Senate Majority Leader Mitch McConnell (R-KY) on Tuesday refused to condemn the President of the United States for sending racist tweets in which he told four non-white congresswomen to “go back” to their countries of origin.
McConnell spoke on the matter at a press conference, but he did not explicitly rebuke President Donald Trump.
“There’s been a lot of discussion about the events of the last couple days, I’d like to address it myself,” McConnell volunteered. “I think there’s been a consensus that political rhetoric has really gotten way way overheated all across the political spectrum.”
McConnell then launched an attack on the same Democratic congresswomen — Ilhan Omar (MN), Alexandria Ocasio-Cortez (NY), Ayanna Pressley (MA) and Rashida Tlaib (MI) — who withstood the racist tweets from Trump.
“We’ve heard facilities on the U.S. Border called concentration camps,” McConnell said of Ocasio-Cortez. “We’ve seen the far left make accusations of racism. Anyone who degrees with them on anything, including the Speaker of the House.”
The Majority Leader went on to name other alleged infractions from the four congresswomen.
“We’ve seen a freshman congresswoman use antisemitic tropes,” he opined. “The most vile accusations and insults against our nation have become incredibly routine. And we’ve seen a back-and-forth the past few days.”
Before concluding, McConnell mentioned “the president.”
“From the president to the Speaker, to the freshmen members of the House,” he remarked, “all of us have a responsibility to elevate the public discourse. Our words do matter, we all know politics is a contact support. But it’s about time we lowered the temperature all across the board. All of us ought to contribute to a better level of discourse.”
Watch the video below from CNN.
‘Hypocritical’ Republicans busted for disappearing now that Trump has exploded the deficit
In a "Reality Check" segment on CNN on Thursday morning, contributor John Avlon called out GOP fiscal hawks who have suddenly disappeared from the public square now that a Republican president has exploded the national debt.
Introduced by host John Berman, who asked, "This morning new numbers from the Congressional Budget Office (CBO) confirm it: The national debt and deficit are much worse than thought. So where is the party of fiscal responsibility in times like these?" Avlon broke it down.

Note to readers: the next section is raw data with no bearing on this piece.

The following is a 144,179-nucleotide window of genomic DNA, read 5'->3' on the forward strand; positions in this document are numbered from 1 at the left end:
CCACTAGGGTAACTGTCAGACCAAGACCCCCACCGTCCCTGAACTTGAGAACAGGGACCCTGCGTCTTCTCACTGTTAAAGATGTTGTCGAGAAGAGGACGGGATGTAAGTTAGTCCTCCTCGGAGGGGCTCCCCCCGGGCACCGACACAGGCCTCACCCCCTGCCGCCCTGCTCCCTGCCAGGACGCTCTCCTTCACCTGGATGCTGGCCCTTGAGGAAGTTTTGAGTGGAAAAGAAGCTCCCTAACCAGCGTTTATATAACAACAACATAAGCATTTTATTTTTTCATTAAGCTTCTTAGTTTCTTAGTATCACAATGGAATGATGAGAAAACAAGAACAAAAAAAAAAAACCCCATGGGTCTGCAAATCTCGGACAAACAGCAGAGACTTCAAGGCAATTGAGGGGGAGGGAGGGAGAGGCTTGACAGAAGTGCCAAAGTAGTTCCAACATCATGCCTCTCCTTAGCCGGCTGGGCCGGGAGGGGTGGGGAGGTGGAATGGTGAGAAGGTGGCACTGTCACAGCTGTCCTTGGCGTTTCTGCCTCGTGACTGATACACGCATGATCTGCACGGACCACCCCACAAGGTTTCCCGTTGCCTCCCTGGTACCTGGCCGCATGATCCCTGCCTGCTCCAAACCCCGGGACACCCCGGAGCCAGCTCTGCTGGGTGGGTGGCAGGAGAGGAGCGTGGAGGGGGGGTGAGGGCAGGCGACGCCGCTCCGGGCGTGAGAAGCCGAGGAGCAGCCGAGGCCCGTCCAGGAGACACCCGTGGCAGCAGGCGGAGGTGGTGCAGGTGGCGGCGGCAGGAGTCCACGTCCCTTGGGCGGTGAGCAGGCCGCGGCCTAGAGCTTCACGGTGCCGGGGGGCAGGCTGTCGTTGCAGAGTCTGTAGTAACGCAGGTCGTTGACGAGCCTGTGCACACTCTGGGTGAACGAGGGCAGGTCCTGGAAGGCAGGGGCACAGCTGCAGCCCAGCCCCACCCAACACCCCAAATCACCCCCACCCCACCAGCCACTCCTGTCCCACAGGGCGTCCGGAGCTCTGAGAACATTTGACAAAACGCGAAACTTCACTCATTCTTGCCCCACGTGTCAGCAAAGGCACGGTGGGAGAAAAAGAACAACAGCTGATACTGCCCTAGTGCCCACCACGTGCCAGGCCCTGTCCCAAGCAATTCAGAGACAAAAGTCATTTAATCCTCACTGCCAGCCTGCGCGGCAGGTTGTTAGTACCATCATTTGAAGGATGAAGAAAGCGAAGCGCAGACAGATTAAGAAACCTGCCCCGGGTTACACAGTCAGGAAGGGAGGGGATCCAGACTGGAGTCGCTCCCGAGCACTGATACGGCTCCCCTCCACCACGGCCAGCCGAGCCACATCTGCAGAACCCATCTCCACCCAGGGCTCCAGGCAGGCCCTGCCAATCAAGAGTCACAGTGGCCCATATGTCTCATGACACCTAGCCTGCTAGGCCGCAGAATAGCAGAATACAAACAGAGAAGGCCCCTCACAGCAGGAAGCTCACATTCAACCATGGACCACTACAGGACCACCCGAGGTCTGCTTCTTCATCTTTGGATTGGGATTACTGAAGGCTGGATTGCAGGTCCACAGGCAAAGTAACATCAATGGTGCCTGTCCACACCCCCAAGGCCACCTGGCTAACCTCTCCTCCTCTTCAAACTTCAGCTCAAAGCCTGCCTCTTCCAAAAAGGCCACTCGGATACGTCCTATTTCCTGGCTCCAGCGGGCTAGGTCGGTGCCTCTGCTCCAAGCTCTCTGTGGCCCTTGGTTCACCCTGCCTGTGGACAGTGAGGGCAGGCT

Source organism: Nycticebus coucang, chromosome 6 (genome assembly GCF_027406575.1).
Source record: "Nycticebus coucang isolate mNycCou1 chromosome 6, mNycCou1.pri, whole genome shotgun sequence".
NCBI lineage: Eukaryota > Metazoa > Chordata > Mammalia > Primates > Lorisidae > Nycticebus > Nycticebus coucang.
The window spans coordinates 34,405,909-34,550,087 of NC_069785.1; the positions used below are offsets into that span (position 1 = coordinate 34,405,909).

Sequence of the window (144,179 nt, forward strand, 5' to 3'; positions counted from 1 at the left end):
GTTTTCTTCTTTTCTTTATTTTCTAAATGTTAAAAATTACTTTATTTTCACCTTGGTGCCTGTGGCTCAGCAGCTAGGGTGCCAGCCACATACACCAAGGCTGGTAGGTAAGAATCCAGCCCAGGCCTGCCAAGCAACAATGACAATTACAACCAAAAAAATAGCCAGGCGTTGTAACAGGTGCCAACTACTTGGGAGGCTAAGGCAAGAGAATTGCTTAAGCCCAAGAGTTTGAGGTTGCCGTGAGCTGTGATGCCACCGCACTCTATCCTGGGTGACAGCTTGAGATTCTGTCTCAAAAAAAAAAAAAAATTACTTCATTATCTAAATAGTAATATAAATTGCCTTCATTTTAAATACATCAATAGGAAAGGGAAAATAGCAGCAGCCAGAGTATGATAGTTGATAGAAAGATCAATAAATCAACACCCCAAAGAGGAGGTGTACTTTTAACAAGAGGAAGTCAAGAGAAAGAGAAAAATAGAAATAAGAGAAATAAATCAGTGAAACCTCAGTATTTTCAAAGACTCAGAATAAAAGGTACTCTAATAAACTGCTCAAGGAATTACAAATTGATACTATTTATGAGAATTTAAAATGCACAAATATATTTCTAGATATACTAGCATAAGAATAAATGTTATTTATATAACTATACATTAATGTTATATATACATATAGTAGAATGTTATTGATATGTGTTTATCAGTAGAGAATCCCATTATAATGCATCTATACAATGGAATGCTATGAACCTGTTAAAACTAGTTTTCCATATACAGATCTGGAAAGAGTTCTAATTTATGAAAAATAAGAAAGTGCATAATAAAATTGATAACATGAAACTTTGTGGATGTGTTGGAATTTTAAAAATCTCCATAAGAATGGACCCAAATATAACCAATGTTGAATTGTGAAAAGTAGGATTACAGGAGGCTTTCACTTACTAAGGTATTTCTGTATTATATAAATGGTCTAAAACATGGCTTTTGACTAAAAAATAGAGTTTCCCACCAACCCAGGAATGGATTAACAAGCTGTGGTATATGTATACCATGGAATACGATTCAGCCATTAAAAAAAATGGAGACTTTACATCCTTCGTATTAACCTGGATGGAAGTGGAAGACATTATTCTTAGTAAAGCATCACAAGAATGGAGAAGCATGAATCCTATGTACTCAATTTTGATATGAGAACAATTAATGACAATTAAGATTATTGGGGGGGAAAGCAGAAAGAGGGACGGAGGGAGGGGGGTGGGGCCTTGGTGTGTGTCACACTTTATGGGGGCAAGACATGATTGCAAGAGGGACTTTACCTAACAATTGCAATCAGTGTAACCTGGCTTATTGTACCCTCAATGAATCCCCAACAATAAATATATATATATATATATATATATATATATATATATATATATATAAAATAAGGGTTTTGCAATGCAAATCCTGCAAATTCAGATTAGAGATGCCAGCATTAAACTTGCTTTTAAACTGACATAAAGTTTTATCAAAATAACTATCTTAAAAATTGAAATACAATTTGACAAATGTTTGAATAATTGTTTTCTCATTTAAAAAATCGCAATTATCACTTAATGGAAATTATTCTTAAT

"While President Trump was busy proclaiming himself 'the chosen one,' you might have missed more bad news in the form of data," Avlon smirked. "Brand new CBO numbers shows the budget deficit is skyrocketing, projected to rise 25 percent over last year and heading to over $1 trillion next year. Tax revenues are $430 billion below where they were expected to be before the Trump tax cuts while spending in is in drunken sailor territory adding $1.7 trillion in the next decade."
‘Something wrong’ with Trump’s mental health — and he needs an ‘intervention’: Dem lawmaker
Rep. Ted Deutch (D-FL) told CNN's John Berman that President Donald Trump's mental health should be a cause of deep concern for all Americans.
In particular, Deutch pointed to Trump's string of strange statements on Wednesday, in which he favorably quoted someone who called him "The Second Coming of God" and then flat-out referred to himself as "The Chosen One."
"If you or I had an uncle who went on social media and started making claims or tweeting claims about being the 'King of Israel' and the 'Second Coming; and then went out into public and talked about being the 'Chosen One,' you know what we would do?" he asked rhetorically. "We would gather our family members and figure out how to have an intervention because there's something clearly wrong there."
Tea Party ex-lawmaker admits he was wrong about Obama — calls him a much better president than Trump
Sidestepping questions over whether he will primary Donald Trump, former Tea Party Republican lawmaker Joe Walsh launched a brutal attack on the president comparing him unfavorably to one of his previous foes: President Barack Obama.
Speaking with CNN hosts John Berman and Alisyn Camerota, the former Illinois congressman refused to commit to running but sketched out what any GOP candidates running against the embattled president must do to have a chance to rally disaffected Republican voters.
"I think we overanalyze Trump, "Walsh began. "He's not complicated, he's a horrible human being. He's a bad, bad guy."